To John F. Watson
Monticello May 17. 1814.
I have long been a subscriber to the edition of the Edinburgh review first published by mr Sargeant, and latterly by Eastburn Kirk and co. and already possess from No 30. to 42. inclusive; except that Nos 31. & 37 never came to hand. these two and No 29. I should be glad to recieve, with all subsequently published thro the channel of messrs Fitzwhylson & Potter of Richmond, with whom I originally subscribed, and to whom it is more convenient to make paiment by a standing order on my correspondent at Richmond. I willingly also subscribe for the republication of the first 28. Nos to be furnished me thro the same channel for the convenience of paiment. this work is certainly unrivalled in merit, and if continued by the same talents, information and principles which distinguish it in every department of science which it reviews, it will become a real Encyclopaedia, justly taking it’s station in our libraries with the most valuable depositories of human knolege. of the Quarterly Review I have not seen many numbers. as the Antagonist of the other it appeared to me a pigmy against a giant. the precept ‘Audi alteram partem,’1 on which it is republished here, should be sacred with the judge who is to decide between the contending claims of individual & individual, it is well enough for the young who have yet opinions to make up on questions of principle in ethics or politics. but to those who have gone thro’ this process with industry, reflection, and singleness of heart, who have formed their conclusions and acted on them thro’ life, to be reading over and over again what they have already read, considered and condemned, is an idle waste of time. it is not in the history of modern England or among the advocates of the principles or practices of her government, that the friend of freedom, or of political morality, is to seek instruction. there has indeed been a period, during which both were to be found, not in her government, but in the band of worthies who so boldly and ably reclaimed the rights of the people, and wrested from their government theoretic acknolegements of them. this period began with the Stuarts, and continued but one reign after them. since that the vital principle of the English constitution is Corruption, it’s practices the natural result of that principle, and their consequences a pampered aristocracy, annihilation of the substantial middle class, a degraded populace, oppressive taxes, general pauperism, & national bankruptcy. those who long for these blessings here will find their generating principles well developed and advocated by the Antagonists of the Edinburgh Review. still those who doubt should read them; every man’s reason being his sole rightful umpire. this principle, with that of acquiescence in the will of the Majority will preserve us free & prosperous as long as they are sacredly observed. Accept the assurance of my respect.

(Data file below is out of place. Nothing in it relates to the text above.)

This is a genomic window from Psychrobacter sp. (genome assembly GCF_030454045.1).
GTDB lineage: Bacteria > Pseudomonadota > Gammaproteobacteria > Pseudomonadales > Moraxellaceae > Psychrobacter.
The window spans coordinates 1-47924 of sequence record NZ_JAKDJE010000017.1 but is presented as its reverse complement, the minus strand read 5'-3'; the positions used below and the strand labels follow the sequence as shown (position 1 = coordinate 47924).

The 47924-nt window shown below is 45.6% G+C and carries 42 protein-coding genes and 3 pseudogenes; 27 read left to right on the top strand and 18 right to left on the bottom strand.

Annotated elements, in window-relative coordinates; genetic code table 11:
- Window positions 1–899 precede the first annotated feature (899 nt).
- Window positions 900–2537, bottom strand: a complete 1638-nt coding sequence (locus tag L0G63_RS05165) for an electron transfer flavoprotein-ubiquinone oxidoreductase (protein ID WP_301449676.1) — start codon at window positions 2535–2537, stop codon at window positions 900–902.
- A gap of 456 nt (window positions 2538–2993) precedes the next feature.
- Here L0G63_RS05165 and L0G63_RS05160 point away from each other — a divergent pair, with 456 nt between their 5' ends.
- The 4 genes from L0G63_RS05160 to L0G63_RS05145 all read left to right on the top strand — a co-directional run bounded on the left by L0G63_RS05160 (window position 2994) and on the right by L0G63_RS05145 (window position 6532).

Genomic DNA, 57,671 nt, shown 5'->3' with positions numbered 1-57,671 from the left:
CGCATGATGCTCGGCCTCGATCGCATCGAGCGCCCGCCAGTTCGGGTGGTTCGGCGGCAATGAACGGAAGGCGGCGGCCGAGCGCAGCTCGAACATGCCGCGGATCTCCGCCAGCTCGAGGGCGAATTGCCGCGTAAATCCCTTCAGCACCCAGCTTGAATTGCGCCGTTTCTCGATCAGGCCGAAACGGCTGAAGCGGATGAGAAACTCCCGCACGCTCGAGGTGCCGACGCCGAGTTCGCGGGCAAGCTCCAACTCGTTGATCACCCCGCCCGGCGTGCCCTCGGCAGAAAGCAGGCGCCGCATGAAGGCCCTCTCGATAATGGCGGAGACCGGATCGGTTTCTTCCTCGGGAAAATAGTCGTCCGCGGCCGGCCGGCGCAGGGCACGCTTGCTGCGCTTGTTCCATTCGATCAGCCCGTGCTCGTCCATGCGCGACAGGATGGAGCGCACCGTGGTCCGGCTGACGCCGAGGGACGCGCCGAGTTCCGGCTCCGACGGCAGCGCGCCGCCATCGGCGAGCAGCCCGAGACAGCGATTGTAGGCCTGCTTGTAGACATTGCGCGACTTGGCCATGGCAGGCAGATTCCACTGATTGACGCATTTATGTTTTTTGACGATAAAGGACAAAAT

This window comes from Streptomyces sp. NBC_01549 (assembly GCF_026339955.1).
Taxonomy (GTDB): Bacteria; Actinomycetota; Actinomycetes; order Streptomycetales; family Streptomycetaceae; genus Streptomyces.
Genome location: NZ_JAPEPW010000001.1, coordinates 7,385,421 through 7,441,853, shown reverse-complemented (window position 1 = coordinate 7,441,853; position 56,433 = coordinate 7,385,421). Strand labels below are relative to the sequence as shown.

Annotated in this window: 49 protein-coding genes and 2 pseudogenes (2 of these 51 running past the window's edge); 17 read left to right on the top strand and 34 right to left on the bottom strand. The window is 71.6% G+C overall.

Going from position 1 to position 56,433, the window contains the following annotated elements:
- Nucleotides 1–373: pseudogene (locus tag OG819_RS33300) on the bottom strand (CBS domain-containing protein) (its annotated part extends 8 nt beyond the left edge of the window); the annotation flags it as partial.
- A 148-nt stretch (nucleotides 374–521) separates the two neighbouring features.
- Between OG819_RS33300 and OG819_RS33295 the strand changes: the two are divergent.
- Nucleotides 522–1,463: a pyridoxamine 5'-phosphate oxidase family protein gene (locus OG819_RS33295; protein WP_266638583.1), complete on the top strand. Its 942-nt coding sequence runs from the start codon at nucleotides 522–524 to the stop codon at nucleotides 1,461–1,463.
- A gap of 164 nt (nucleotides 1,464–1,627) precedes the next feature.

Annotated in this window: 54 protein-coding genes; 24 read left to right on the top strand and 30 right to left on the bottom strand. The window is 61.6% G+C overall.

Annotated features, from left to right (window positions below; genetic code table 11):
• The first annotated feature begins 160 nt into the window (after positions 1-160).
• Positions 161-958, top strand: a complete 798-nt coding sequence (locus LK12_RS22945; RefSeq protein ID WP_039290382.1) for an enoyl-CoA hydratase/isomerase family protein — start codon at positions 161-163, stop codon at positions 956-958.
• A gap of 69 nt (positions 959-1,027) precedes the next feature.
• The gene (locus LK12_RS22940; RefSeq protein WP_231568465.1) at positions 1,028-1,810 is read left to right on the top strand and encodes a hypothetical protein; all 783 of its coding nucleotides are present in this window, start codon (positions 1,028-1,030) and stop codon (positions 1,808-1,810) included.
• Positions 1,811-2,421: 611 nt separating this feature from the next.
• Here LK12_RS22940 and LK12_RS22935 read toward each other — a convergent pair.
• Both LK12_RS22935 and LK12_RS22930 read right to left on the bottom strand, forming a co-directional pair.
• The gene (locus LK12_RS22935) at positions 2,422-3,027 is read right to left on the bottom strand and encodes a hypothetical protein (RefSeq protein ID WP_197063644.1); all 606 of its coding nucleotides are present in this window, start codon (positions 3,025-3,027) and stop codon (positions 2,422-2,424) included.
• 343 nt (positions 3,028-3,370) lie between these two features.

RC (PHi: Dreer Collection); addressed: “Mr John F. Watson Bookseller Philadelphia”; franked; postmarked Charlottesville, 18 May; endorsed by Watson as received 23 May and answered 2 June 1814, with added notation: “Books—11.25.” PoC (DLC). Tr (MHi); posthumous copy.
audi alteram partem: “hear the other side.”
Sometime before this date, South Carolina Episcopal bishop Theodore Dehon and a friend visited TJ at Monticello. Dehon’s biographer and probable companion, Christopher E. Gadsden, later described the visit as follows: “On his journey to attend the Convention at Philadelphia, (May, 1814,) the road brought him within a half-day’s ride of Monticello. His companion having expressed an earnest wish to see both that seat and its illustrious proprietor, he kindly and promptly surrendered his own inclination. Unprovided with a letter, we were nevertheless hospitably invited to pass the night. The extensive and varied scenery from this mountain—the arrangements of the grounds, and of the interior of the mansion, and its scientific decorations, presented many interesting novelties; but our attention was chiefly engaged by the presence and the conversation of the great man. Mr. Jefferson’s large person seemed the appropriate tenement of his capacious and largely stored mind. He moved with great ease and more rapidity, than one unaccustomed to it could have done, over his well-waxed, tessellated mahogany-floor. He spoke, almost constantly, on various topics seasonably introduced, very sensibly, and seemed never to hesitate for a thought or a word. The impression was unavoidable, that he was a master mind. The regret was equally unavoidable, that it had been so indifferent, if not averse, to moral studies, important beyond all comparison—studies which had deeply interested Newton, Locke and Bacon. Having breakfasted with Mr. Jefferson, we proceeded to the seat of President Madison, with whom Bishop Dehon was acquainted” (Christopher E. Gadsden, An Essay on the Life of the Right Reverend Theodore Dehon, D. D. , 239).
1. Opening double quotation mark editorially altered for consistency.
- Dehon, Theodore; visits Monticello search
- Eastburn, Kirk & Company (New York firm); and Edinburgh Review search
- Edinburgh Review search
- Fitzwhylsonn & Potter (Richmond firm); and Edinburgh Review search
- Gadsden, Christopher E.; describes visit to Monticello search
- Gibson, Patrick; payments made for TJ search
- Great Britain; TJ on history of search
- Jefferson, Thomas; Books & Library; subscriptions search
- Jefferson, Thomas; Opinions on; British government search
- Monticello (TJ’s estate); Visitors to; Dehon, Theodore search
- Quarterly Review search
- Sargeant, Ezra; and Edinburgh Review search
- Watson, John Fanning; letters to search